Drinking Water System Not Affected
Laurel – February 13, 2017 – (RealEstateRama) — Working around the clock last night following the rupture of a pressurized sewer main yesterday afternoon, WSSC crews have contained the wastewater overflow at the Piscataway Wastewater Treatment Plant on Farmington Road in Accokeek.
The main broke about 1:40 p.m. on Thursday. WSSC immediately mobilized to set up temporary pipes and pumps (see pictures to the right) to move the wastewater into retention basins on the plant grounds. The pumps were operational about 11:20 p.m. on Thursday.
It is estimated that 3.3 million gallons of untreated wastewater overflowed prior to the start of the temporary pumping operation, affecting the Piscataway Creek.
After the broken sewer main is repaired, WSSC will pump the wastewater out of the retention basins for treatment. At that point, an estimated total volume of the overflow will be calculated.
It is important to note that WSSC’s water and wastewater systems are separate. This overflow is NOT affecting WSSC’s drinking water.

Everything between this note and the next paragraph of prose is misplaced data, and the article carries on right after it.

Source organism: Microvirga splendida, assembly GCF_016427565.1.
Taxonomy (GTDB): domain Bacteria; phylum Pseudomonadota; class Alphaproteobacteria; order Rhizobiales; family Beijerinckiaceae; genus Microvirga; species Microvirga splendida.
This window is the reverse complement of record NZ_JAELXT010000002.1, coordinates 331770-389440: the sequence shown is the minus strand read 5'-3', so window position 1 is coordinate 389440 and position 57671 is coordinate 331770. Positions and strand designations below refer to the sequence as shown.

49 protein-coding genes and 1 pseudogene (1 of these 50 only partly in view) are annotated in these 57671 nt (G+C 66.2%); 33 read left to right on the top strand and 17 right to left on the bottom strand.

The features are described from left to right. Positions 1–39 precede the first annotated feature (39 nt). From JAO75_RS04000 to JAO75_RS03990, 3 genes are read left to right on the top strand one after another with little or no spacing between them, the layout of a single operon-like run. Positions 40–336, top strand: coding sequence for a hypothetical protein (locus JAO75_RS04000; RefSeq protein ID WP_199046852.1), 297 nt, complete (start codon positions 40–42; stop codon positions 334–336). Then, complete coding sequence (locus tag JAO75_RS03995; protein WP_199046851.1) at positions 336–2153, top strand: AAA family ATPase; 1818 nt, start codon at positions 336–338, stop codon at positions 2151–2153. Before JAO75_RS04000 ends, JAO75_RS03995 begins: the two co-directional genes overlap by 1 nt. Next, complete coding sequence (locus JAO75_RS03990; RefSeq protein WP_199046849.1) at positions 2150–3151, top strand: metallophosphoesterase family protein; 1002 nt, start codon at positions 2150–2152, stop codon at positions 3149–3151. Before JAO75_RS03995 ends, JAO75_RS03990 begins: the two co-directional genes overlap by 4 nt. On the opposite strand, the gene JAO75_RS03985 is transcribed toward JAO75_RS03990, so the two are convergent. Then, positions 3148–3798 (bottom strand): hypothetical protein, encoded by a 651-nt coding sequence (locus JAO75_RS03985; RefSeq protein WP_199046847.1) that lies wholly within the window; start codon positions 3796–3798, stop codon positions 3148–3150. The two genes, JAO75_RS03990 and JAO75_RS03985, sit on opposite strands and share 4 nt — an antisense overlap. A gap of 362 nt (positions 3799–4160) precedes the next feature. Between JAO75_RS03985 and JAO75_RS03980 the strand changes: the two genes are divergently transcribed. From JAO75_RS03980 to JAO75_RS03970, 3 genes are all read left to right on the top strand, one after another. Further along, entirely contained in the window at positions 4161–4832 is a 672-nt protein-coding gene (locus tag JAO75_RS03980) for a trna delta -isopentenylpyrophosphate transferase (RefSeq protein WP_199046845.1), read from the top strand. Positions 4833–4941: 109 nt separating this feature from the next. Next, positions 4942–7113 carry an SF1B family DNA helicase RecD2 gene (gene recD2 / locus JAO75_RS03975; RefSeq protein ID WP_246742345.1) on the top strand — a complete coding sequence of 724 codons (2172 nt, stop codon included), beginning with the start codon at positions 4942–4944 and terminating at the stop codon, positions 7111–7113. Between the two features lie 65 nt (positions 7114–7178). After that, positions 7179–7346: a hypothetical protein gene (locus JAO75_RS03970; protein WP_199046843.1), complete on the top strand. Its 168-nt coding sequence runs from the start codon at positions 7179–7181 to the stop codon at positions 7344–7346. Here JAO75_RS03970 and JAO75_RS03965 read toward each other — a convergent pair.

The Piscataway Plant treats about 24 million gallons of wastewater per day. Approximately half of that is being treated as normal. The other half is moving through the temporary pipes into the on-site retention basins.
WSSC contractors are currently at the plant, excavating the broken sewer main. Once the pipe is exposed, crews can determine the type of repair work that is needed. This will be a multi-day repair effort.
Notifications have been made to the Maryland Department of the Environment, Prince George’s County Health Department and local municipalities.
Twenty-seven signs have been posted in the area of the overflow, along the Piscataway Creek and WSSC will take all appropriate measures to clean up the affected area.
WSSC is committed to protecting the health of the public and the environment. With more than 5,500 miles of sewer mains throughout its service area, WSSC appreciates notification from citizens if a sewer back up or water main break is suspected. Please call our 24-hour Emergency Call Center at 301-206-4002 to report water or sewer emergencies in Montgomery or Prince George’s counties. Customers can also report emergencies via email at and those customers who have smart phones can report emergencies using the WSSC Mobile App.
Established in 1918, today WSSC is among the largest water and wastewater utilities in the nation. We proudly serve the 1.8 million residents of Prince George’s and Montgomery counties, providing life’s most precious resource. WSSC drinking water has always met or exceeded federal standards.